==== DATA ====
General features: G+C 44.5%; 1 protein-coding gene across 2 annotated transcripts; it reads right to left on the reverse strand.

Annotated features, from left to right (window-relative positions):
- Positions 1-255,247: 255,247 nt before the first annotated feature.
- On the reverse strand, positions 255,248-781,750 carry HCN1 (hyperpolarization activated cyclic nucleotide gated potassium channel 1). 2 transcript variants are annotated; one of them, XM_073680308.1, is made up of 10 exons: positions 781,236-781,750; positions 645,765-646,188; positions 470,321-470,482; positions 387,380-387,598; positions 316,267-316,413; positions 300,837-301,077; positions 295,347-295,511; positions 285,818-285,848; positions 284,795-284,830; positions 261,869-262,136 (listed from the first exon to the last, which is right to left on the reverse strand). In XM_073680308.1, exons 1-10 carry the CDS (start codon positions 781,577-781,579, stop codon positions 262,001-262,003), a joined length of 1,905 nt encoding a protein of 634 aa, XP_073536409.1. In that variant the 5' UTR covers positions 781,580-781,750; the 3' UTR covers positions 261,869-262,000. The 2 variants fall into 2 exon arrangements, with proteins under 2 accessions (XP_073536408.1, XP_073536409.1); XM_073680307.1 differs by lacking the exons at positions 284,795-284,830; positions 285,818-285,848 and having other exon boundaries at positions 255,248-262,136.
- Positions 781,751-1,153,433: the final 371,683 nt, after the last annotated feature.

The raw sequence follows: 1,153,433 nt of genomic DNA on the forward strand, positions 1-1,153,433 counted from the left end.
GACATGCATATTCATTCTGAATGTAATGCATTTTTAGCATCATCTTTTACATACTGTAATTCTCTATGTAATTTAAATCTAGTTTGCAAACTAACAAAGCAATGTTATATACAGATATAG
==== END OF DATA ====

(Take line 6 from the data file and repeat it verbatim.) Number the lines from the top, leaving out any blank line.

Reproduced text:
The raw sequence follows: 1,153,433 nt of genomic DNA on the forward strand, positions 1-1,153,433 counted from the left end.